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Superior Court of California County of Los Angeles Department 51 Honorable Abraham Khan

LOCKETT, Case No.: BC491093 Plaintiff(s), v. Hearing Date: 4/3/13

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BANK OF AMERICA,

[TENTATIVE] RULING RE: DEFENDANT BANK OF AMERICA, N.A. 'S

Defendant( s).

DEMURRER TO FIRST AMENDED COMPLAINT; MOTION THEREOF TO STRIKE PORTIONS OF FIRST AMENDED

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COMPLAINT.

The demurrer is sustained, without leave to amend, only as to the Fourth and Fifth claims for fraud, and is otherwise overruled.

The motion is granted, without leave to amend, as to punitive damages, and denied, as to
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attorney fees.

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Judicial notice is denied.

22 Twenty days to answer the surviving causes of action and remedies. 23
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Regarding declaratory relief, the pleading sufficiently alleges that promissory note was invalidl assigned to one claiming a right to payments based upon the loan transaction, to state an actua controversy.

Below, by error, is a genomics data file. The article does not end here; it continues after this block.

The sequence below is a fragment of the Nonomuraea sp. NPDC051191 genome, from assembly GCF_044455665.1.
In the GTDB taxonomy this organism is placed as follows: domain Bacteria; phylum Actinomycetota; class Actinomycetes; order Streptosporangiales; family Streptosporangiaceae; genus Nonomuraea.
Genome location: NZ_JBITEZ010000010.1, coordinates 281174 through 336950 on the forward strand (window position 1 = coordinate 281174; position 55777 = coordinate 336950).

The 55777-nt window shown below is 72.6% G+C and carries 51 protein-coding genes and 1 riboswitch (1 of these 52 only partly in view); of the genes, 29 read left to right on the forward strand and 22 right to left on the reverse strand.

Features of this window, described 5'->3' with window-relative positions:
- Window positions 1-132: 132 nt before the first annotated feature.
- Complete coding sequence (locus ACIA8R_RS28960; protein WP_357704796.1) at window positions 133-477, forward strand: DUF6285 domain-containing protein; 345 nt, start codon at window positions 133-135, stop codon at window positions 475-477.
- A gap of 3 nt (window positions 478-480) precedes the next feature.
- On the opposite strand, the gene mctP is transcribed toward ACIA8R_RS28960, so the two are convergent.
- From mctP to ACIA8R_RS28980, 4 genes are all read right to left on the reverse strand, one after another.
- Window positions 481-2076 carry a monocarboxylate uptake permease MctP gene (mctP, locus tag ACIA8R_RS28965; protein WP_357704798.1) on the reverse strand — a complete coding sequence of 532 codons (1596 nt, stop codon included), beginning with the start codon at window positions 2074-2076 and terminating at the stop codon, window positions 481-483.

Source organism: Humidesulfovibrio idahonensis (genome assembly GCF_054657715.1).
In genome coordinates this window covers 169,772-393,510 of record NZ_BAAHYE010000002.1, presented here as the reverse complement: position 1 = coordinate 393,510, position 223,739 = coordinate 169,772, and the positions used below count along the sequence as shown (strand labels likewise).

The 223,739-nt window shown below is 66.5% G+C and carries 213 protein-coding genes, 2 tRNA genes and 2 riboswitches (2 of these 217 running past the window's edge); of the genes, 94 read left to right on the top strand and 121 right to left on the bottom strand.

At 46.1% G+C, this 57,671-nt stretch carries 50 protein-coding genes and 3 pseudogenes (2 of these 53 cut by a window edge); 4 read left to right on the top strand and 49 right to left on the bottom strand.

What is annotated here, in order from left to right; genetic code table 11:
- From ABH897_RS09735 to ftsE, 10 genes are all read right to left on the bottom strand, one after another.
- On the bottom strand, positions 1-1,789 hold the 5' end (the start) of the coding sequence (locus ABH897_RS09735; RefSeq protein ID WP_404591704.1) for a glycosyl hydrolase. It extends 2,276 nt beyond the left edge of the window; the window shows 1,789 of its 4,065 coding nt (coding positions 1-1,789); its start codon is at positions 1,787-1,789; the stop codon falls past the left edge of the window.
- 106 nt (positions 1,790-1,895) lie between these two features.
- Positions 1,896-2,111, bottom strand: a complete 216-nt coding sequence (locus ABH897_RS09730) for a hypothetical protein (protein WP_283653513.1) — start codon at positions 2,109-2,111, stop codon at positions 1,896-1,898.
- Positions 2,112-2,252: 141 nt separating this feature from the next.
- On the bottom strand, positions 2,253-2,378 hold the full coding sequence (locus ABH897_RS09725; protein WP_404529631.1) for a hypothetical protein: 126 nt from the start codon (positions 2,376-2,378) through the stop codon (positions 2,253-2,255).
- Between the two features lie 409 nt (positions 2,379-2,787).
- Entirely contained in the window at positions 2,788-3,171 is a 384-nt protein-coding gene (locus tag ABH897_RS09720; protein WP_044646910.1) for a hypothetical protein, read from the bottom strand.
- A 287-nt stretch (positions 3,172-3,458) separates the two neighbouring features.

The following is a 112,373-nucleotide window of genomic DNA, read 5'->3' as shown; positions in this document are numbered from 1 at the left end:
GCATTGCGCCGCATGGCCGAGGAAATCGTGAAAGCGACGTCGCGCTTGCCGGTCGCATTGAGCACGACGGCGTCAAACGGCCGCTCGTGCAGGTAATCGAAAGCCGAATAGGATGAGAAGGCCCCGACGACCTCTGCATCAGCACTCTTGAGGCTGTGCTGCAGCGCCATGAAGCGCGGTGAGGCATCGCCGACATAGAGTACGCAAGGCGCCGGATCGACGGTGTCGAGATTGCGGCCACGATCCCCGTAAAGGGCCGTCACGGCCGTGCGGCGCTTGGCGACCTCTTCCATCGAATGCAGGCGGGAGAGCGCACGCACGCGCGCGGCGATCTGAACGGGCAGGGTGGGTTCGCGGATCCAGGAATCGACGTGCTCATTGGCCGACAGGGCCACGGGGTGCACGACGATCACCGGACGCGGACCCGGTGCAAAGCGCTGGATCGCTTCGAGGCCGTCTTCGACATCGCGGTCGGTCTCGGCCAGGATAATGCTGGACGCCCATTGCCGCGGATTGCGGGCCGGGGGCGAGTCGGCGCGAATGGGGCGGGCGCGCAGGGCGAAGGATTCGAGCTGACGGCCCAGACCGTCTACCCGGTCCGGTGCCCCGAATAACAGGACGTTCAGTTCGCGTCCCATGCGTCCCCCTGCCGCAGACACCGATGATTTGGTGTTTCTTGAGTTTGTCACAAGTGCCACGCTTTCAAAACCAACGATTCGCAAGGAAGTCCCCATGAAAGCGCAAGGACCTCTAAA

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As for quiet title, defendant's adverse "interest," based upon a deed of trust, is alleged (e.g., Firs Amended Complaint, ~34). This opinion cited in the reply distinguishably did not address quie title: Lupertino v. Carbahal (1973) 35 Cal.App.3d 742. Also, a ruling cited in the reply, is non-binding one from a federal trial judge, and errs in its reasoning, because only an advers interest is required, not an adverse claim to title. See Vega v. JPMorgan Chase Bank, NA. (E.D. Cal. 2009) 654 F. Supp. 2d 1104, 1120 -1121.

With regard to fraud, actionable representations of entitlement to enforce the deed of trust are no
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pled with sufficient particularity, including as to identities, times and methods, and knowledge
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the time of a forged assignment (e.g., First Amended Complaint, ~~61-66), and many allege nondisclosures are not supported by any case-recognized duty, such as the alleged duty t

disclose splitting the note from the deed of trust that is merely legal conduct (id. at ~44), or t disclosure changes in loan character to an investment that are simply legal transactions (e.g., id. at ~~45-49, 67).